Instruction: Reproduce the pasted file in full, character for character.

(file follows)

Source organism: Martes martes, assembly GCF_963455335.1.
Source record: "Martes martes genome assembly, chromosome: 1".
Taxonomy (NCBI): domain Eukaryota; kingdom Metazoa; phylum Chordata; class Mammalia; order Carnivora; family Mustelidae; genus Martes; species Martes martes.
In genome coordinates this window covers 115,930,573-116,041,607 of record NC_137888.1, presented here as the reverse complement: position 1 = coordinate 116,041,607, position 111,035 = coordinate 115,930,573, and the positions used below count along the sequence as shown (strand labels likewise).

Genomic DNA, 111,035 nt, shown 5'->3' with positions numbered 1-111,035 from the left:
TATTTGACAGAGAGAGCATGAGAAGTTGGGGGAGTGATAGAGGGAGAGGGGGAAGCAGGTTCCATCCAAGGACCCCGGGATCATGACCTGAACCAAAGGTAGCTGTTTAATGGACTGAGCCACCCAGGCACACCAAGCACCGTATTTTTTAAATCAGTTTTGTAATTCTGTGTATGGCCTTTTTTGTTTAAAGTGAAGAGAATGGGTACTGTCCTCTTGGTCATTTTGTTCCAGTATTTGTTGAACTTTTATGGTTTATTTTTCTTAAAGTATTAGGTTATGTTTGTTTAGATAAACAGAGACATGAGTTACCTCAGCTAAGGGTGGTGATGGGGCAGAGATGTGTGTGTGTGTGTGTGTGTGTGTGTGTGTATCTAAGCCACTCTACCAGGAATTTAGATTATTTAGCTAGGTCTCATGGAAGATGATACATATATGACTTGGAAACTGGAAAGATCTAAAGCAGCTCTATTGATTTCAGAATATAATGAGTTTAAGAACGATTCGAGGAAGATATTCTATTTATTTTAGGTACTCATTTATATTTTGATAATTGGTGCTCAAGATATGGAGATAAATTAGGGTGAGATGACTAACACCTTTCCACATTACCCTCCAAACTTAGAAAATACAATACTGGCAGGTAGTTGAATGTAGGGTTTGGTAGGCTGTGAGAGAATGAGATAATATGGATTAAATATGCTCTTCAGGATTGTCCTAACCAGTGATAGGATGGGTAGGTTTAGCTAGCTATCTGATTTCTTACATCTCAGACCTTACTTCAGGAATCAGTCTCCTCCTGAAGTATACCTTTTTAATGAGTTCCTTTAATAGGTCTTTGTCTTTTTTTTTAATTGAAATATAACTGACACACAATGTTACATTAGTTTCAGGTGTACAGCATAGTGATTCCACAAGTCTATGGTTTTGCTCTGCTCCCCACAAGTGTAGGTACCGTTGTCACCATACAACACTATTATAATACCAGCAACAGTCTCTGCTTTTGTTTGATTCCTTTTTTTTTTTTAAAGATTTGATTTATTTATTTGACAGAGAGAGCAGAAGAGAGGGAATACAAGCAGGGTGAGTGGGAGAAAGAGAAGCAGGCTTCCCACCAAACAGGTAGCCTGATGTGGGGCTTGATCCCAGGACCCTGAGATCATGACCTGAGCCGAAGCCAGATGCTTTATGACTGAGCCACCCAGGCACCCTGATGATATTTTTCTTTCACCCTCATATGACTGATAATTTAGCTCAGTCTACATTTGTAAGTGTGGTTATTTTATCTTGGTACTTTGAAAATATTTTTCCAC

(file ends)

Source organism: Martes martes, assembly GCF_963455335.1.
Source record: "Martes martes genome assembly, chromosome: 1".
Taxonomy (NCBI): domain Eukaryota; kingdom Metazoa; phylum Chordata; class Mammalia; order Carnivora; family Mustelidae; genus Martes; species Martes martes.
In genome coordinates this window covers 115,930,573-116,041,607 of record NC_137888.1, presented here as the reverse complement: position 1 = coordinate 116,041,607, position 111,035 = coordinate 115,930,573, and the positions used below count along the sequence as shown (strand labels likewise).

Genomic DNA, 111,035 nt, shown 5'->3' with positions numbered 1-111,035 from the left:
TATTTGACAGAGAGAGCATGAGAAGTTGGGGGAGTGATAGAGGGAGAGGGGGAAGCAGGTTCCATCCAAGGACCCCGGGATCATGACCTGAACCAAAGGTAGCTGTTTAATGGACTGAGCCACCCAGGCACACCAAGCACCGTATTTTTTAAATCAGTTTTGTAATTCTGTGTATGGCCTTTTTTGTTTAAAGTGAAGAGAATGGGTACTGTCCTCTTGGTCATTTTGTTCCAGTATTTGTTGAACTTTTATGGTTTATTTTTCTTAAAGTATTAGGTTATGTTTGTTTAGATAAACAGAGACATGAGTTACCTCAGCTAAGGGTGGTGATGGGGCAGAGATGTGTGTGTGTGTGTGTGTGTGTGTGTGTGTATCTAAGCCACTCTACCAGGAATTTAGATTATTTAGCTAGGTCTCATGGAAGATGATACATATATGACTTGGAAACTGGAAAGATCTAAAGCAGCTCTATTGATTTCAGAATATAATGAGTTTAAGAACGATTCGAGGAAGATATTCTATTTATTTTAGGTACTCATTTATATTTTGATAATTGGTGCTCAAGATATGGAGATAAATTAGGGTGAGATGACTAACACCTTTCCACATTACCCTCCAAACTTAGAAAATACAATACTGGCAGGTAGTTGAATGTAGGGTTTGGTAGGCTGTGAGAGAATGAGATAATATGGATTAAATATGCTCTTCAGGATTGTCCTAACCAGTGATAGGATGGGTAGGTTTAGCTAGCTATCTGATTTCTTACATCTCAGACCTTACTTCAGGAATCAGTCTCCTCCTGAAGTATACCTTTTTAATGAGTTCCTTTAATAGGTCTTTGTCTTTTTTTTTAATTGAAATATAACTGACACACAATGTTACATTAGTTTCAGGTGTACAGCATAGTGATTCCACAAGTCTATGGTTTTGCTCTGCTCCCCACAAGTGTAGGTACCGTTGTCACCATACAACACTATTATAATACCAGCAACAGTCTCTGCTTTTGTTTGATTCCTTTTTTTTTTTTAAAGATTTGATTTATTTATTTGACAGAGAGAGCAGAAGAGAGGGAATACAAGCAGGGTGAGTGGGAGAAAGAGAAGCAGGCTTCCCACCAAACAGGTAGCCTGATGTGGGGCTTGATCCCAGGACCCTGAGATCATGACCTGAGCCGAAGCCAGATGCTTTATGACTGAGCCACCCAGGCACCCTGATGATATTTTTCTTTCACCCTCATATGACTGATAATTTAGCTCAGTCTACATTTGTAAGTGTGGTTATTTTATCTTGGTACTTTGAAAATATTTTTCCAC